Grapevine: Man shares wanted poster of himself on Facebook

Captured 45 minutes later


And now some fresh pickings from the Political Grapevine...

Pointing Fingers

The blame game is of course nothing new in the world of politics.

But, Venezuelan President Nicolas Maduro has found a new target...soap operas.

He accuses the popular telenovelas of spreading anti-values to young people by highlighting violence, guns and drugs.

The country's vice president held meetings with TV stations Monday, to review prime-time lineups, to make sure they do not violate a law mandating that programming be socially responsible.

Critics call the message a smokescreen to hide the real causes of violence and an excuse to censor media criticism of the government.

The U.N. ranks Venezuela's homicide rate as the fifth worse globally.

It has grown by 400 percent in 15 years of socialist rule.

Friendly Skies, Eh?

Security guards at a Canadian airport found a pipe bomb in a teenager's bag.

Sounds like good work. The problem?

The Edmonton Journal reports, the officers not only let the traveler board his plane, but they offered to give the bomb back to him.

The teenager claimed he created the device to blow up in a field for fun and had forgotten it was in his bag.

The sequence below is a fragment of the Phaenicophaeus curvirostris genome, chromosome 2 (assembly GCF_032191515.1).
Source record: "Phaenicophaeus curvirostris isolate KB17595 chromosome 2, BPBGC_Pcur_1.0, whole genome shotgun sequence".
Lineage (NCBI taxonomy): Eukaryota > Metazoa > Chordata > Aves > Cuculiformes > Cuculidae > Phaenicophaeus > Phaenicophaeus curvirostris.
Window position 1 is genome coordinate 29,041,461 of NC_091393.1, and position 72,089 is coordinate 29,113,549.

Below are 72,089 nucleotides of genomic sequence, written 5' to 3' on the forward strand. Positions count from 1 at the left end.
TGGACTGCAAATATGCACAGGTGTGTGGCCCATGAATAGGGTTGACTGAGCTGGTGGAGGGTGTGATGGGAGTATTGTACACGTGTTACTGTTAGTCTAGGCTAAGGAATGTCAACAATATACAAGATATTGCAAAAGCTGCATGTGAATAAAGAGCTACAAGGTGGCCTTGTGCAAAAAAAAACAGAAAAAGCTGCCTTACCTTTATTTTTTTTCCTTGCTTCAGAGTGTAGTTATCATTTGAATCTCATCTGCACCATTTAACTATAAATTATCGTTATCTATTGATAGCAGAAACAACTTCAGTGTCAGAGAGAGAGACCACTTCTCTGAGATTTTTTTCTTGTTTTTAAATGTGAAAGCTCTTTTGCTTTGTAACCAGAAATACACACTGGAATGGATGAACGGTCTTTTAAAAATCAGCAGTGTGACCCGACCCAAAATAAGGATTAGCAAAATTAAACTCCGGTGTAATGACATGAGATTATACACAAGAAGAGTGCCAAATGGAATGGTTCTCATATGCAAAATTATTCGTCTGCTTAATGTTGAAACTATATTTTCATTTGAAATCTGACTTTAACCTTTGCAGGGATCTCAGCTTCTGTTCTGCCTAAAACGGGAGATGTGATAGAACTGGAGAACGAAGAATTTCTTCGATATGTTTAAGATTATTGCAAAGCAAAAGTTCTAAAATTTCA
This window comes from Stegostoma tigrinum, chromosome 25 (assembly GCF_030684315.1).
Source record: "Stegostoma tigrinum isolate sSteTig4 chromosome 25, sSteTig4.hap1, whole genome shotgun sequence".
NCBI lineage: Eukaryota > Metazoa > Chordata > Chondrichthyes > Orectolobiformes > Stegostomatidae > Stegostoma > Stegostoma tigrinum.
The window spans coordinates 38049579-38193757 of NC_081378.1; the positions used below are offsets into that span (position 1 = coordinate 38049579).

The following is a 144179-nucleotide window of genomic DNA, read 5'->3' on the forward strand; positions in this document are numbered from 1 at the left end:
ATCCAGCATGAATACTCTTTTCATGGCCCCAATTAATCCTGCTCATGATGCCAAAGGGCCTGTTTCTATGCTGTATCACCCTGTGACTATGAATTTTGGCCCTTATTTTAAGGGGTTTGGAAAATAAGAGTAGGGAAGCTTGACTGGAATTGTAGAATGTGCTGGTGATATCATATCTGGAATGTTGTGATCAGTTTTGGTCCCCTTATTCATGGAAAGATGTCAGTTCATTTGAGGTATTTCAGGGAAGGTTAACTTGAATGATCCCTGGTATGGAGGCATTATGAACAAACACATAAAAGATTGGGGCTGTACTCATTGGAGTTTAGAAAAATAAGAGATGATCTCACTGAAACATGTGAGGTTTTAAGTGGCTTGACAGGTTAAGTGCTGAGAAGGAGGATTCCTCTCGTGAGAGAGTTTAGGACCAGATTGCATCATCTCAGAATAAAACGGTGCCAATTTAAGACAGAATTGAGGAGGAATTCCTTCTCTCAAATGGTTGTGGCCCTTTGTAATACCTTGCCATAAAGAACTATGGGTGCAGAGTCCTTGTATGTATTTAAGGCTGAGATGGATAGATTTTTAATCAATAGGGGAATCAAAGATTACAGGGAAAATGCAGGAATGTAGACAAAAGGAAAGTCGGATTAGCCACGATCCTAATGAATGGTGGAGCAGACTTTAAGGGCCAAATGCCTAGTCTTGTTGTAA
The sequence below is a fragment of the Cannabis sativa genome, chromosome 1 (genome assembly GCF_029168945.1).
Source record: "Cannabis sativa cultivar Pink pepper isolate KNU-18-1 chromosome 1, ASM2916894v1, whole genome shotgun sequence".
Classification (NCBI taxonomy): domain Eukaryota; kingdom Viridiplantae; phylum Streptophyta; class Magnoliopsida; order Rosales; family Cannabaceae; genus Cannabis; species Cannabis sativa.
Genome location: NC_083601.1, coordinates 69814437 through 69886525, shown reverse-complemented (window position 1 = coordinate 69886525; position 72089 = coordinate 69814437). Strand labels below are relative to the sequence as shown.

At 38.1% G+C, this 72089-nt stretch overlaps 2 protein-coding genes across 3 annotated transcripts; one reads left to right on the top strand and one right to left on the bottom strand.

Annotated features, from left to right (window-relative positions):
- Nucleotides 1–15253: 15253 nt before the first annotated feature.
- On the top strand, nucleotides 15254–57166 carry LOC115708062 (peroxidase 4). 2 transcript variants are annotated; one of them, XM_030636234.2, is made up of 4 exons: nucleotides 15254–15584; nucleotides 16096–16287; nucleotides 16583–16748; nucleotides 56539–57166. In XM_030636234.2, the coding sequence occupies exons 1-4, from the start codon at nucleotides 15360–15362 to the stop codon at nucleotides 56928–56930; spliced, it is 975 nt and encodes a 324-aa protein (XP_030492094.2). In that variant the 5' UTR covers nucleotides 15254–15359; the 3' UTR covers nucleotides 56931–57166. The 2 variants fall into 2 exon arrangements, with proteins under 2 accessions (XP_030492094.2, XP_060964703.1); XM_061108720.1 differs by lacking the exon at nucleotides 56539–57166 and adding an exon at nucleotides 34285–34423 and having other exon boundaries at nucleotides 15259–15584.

Skylar Murphy refused to take the pipe bomb back and was cleared through to board his flight to Mexico for a family vacation.

He was arrested a week later upon his return to Canada and pled guilty to possession of an explosive substance.

Some of the officers involved have been suspended, others must attend additional training.

Canada's transportation minister called the incident unacceptable.

Sharing Is Caring

Finally, note to criminals -- if you see a police Facebook post of your wanted poster it may be not be the best idea to share it on your own Facebook page.

According to local reporters, that is exactly what one Pennsylvania man did, and 45 minutes later he was in custody after agreeing to a Facebook-arranged meeting with an undercover police officer.

The police shared their victory, fittingly, on their Facebook page.